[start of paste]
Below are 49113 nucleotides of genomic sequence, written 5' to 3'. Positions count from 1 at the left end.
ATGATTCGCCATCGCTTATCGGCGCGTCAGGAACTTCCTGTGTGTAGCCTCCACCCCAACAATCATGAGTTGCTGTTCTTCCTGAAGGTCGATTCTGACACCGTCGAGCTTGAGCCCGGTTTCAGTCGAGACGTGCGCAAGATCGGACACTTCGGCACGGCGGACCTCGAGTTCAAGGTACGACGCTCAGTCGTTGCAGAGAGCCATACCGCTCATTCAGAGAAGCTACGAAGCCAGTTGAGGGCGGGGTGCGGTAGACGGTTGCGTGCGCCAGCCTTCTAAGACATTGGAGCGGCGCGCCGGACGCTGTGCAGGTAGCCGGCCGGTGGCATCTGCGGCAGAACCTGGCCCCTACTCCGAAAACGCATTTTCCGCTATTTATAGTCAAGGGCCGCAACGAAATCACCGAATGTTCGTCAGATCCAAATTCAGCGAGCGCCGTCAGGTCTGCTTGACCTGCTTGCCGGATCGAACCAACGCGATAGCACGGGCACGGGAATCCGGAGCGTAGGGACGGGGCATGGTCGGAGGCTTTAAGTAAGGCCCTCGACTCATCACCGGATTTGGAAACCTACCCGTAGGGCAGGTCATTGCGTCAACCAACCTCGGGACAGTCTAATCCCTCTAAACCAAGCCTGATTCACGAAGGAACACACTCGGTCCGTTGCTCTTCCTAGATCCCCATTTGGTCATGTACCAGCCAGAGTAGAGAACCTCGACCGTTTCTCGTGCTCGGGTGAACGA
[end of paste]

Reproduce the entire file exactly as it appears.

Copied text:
Below are 49113 nucleotides of genomic sequence, written 5' to 3'. Positions count from 1 at the left end.
ATGATTCGCCATCGCTTATCGGCGCGTCAGGAACTTCCTGTGTGTAGCCTCCACCCCAACAATCATGAGTTGCTGTTCTTCCTGAAGGTCGATTCTGACACCGTCGAGCTTGAGCCCGGTTTCAGTCGAGACGTGCGCAAGATCGGACACTTCGGCACGGCGGACCTCGAGTTCAAGGTACGACGCTCAGTCGTTGCAGAGAGCCATACCGCTCATTCAGAGAAGCTACGAAGCCAGTTGAGGGCGGGGTGCGGTAGACGGTTGCGTGCGCCAGCCTTCTAAGACATTGGAGCGGCGCGCCGGACGCTGTGCAGGTAGCCGGCCGGTGGCATCTGCGGCAGAACCTGGCCCCTACTCCGAAAACGCATTTTCCGCTATTTATAGTCAAGGGCCGCAACGAAATCACCGAATGTTCGTCAGATCCAAATTCAGCGAGCGCCGTCAGGTCTGCTTGACCTGCTTGCCGGATCGAACCAACGCGATAGCACGGGCACGGGAATCCGGAGCGTAGGGACGGGGCATGGTCGGAGGCTTTAAGTAAGGCCCTCGACTCATCACCGGATTTGGAAACCTACCCGTAGGGCAGGTCATTGCGTCAACCAACCTCGGGACAGTCTAATCCCTCTAAACCAAGCCTGATTCACGAAGGAACACACTCGGTCCGTTGCTCTTCCTAGATCCCCATTTGGTCATGTACCAGCCAGAGTAGAGAACCTCGACCGTTTCTCGTGCTCGGGTGAACGA